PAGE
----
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Postmortem on COVID-19 patients shows extensive alveolar lung damage and scarring, thromboses, viral RNA in lung cells, and syncytial dysmorphism: Lancet

sars-cov-2 virions by EM: NIAID

Lancet, on Nov 3, 2020, published an autopsy report with 41 patients who died of COVID-19 pneumonia. This is a highly technical pathology report that describes new findings in virus-infected tissues.

The autopsies showed lungs with thromboses and a few infarctions, viral RNA in pneumocytes and endotheliocytes, and “a large number of dysmorphic pneumocytes, often forming syncytial elements”– besides extensive scarring. Examination of non-lung tissues showed little or no virus infection in most cases.

The presence of thromboses has been widely reported. Scarring and widespread destruction of alveoli were also universally seen. These features have come to be expected in COVID-19. The severe scarring could account for symptoms of persistent shortness of breath in people who appear to have recovered from the infection.

Dysmorphism and syncytia have not been noted, however. The presence of neovascularization and similar signs of new growth was reported previously, but syncytia are a new and troubling finding. This suggests that the reactive process that occurs in virus-infected tissue includes new growth and abnormal cells.

Another troubling finding is the persistence of viral RNA in the lungs, long after the infection has come under attack by the immune system. Continued production of intact virus and shedding into the airways could mean these patients are still contagious even as they have been ill for weeks and are on the point of expiration.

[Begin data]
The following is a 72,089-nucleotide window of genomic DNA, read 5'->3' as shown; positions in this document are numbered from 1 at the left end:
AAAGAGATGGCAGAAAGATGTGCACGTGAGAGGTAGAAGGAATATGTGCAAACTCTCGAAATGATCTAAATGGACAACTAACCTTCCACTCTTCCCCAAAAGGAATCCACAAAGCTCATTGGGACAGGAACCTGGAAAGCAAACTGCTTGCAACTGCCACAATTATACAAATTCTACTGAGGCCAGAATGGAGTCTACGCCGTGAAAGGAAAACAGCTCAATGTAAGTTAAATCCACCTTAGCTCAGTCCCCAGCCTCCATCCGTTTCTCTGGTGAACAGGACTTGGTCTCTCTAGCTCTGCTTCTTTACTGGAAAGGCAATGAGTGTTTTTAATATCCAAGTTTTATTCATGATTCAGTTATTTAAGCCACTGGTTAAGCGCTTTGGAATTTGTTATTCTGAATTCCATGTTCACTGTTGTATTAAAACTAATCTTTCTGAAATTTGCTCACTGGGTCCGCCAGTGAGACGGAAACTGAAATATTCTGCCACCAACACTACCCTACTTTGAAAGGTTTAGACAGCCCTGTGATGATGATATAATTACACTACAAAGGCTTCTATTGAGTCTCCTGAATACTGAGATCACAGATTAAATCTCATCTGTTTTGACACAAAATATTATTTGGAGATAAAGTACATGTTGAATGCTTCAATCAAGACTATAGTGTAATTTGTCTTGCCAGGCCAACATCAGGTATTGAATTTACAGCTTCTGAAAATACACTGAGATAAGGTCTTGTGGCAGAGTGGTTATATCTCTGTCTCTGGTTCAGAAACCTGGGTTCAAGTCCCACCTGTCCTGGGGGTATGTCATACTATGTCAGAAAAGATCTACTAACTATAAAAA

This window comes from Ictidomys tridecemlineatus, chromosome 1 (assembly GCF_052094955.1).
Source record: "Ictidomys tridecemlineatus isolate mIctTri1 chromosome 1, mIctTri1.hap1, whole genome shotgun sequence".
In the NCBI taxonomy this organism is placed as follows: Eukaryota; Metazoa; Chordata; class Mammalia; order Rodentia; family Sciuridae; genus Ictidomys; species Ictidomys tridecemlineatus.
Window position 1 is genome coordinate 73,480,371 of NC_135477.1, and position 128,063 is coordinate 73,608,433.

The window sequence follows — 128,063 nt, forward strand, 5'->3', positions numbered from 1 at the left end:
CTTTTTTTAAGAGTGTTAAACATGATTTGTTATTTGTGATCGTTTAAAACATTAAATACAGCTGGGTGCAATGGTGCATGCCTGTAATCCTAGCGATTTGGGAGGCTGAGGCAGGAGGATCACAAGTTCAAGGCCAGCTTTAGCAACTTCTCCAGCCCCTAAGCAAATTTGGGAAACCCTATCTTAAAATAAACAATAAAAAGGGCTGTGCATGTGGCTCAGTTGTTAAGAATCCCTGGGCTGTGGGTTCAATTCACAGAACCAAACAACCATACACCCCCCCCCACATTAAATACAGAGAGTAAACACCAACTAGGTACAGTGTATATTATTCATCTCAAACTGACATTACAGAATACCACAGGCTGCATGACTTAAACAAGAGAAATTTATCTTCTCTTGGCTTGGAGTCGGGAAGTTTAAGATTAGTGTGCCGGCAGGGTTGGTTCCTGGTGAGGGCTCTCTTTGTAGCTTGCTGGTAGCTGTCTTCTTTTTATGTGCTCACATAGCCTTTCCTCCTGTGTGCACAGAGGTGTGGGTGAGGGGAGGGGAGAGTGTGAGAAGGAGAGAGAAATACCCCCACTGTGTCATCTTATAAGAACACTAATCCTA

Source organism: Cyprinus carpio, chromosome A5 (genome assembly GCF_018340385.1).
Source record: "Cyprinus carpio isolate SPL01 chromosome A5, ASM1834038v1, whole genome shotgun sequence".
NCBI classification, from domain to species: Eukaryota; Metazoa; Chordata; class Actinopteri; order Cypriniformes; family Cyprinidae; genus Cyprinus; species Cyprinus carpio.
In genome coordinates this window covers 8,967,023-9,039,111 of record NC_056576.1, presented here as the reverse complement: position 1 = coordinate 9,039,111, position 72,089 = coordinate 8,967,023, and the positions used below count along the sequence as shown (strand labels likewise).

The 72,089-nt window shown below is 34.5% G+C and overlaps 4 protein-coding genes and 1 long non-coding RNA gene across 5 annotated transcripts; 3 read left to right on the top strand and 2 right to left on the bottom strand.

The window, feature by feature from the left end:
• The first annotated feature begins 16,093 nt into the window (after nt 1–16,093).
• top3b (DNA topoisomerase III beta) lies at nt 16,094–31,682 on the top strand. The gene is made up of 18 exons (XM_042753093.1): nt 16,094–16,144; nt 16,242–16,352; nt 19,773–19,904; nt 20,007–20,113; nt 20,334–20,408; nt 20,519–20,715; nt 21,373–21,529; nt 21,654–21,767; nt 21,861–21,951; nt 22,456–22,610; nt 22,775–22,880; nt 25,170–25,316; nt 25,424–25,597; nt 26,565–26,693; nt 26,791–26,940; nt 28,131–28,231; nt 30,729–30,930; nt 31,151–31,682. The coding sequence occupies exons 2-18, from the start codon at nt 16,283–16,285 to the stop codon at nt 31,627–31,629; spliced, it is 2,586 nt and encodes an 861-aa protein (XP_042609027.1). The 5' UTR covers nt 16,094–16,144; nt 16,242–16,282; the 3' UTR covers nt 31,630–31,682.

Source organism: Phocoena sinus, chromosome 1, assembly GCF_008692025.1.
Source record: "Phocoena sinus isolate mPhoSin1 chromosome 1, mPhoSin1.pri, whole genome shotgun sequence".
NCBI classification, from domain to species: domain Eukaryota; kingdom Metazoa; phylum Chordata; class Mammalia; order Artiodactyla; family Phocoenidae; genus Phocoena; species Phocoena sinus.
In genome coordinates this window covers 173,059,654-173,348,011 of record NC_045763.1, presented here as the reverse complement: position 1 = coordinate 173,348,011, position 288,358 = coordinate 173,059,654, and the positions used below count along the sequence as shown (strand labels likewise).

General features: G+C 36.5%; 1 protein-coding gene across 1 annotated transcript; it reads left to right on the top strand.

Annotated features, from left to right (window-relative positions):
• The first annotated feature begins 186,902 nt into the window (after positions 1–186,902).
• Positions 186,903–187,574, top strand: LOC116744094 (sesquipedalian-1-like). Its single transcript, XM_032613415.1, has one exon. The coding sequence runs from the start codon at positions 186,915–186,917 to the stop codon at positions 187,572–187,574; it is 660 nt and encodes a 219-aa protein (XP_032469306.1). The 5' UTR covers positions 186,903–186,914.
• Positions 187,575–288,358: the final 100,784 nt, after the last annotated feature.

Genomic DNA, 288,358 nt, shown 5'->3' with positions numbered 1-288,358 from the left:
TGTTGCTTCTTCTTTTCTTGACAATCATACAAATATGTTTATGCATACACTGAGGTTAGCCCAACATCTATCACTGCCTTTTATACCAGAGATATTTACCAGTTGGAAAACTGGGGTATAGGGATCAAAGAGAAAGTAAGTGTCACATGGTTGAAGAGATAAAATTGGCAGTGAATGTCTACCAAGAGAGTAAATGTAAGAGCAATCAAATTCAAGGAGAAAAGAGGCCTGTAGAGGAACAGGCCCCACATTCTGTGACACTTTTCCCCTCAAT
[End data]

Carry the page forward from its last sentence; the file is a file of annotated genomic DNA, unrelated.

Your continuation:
Here is the “findings” section of the abstract:

COVID-19 is characterized by extensive alveolar damage (41/41 of patients) and thrombosis of the lung micro- and macro-vasculature (29/41, 71%). Thrombi were in different stages of organization, consistent with their local origin. Pneumocytes and endothelial cells contained viral RNA even at the later stages of the disease. An additional feature was the common presence of a large number of dysmorphic pneumocytes, often forming syncytial elements (36/41, 87%). Despite occasional detection of virus-positive cells, no overt signs of viral infection were detected in other organs, which showed non-specific alterations.

In the body of the paper, the authors state that: “They [the findings] support the concept that, different from other forms of interstitial pneumonia and ARDS, the clinical features of COVID-19 patients are not [solely] attributable to extensive DAD, but rather derive from the persistence of infected and dysfunctional cells in the lung.”

In other words, diffuse alveolar damage (DAD) doesn’t explain all the clinical features of COVID-19 pneumonia. Rather, infected, dysfunctional endothelial cells (that form the lung’s inner lining) are causing additional symptoms that account for long-term complications.

The authors say that the dysfunctional cells may explain the development of localized thrombi (blood clots) within the lungs. They blame the syncytial cells on the influence of the “fusogenic S-protein”– that is, the spike protein may cause cells to fuse together.

The paper states that virus-infected or altered cells are largely absent from the rest of the body, despite the findings of studies that showed gastrointestinal (GI) and kidney involvement with at least transient presence of viral RNA in stool and urine.

They propose that the highly inflammatory response that continues in severe infection may be due to the persistence for several weeks of virus-infected, dysfunctional cells in the lungs alone.

The picture that they describe in autopsies suggests that persistence of infection and severe alterations in the lungs, by themselves, can cause the persistence of inflammation and systemic dysfunction through-out the body.

This report is another advance in our understanding of the pathological features of infection with SARS-COV-2 that helps to explain the prolonged nature of the disease in severe cases.

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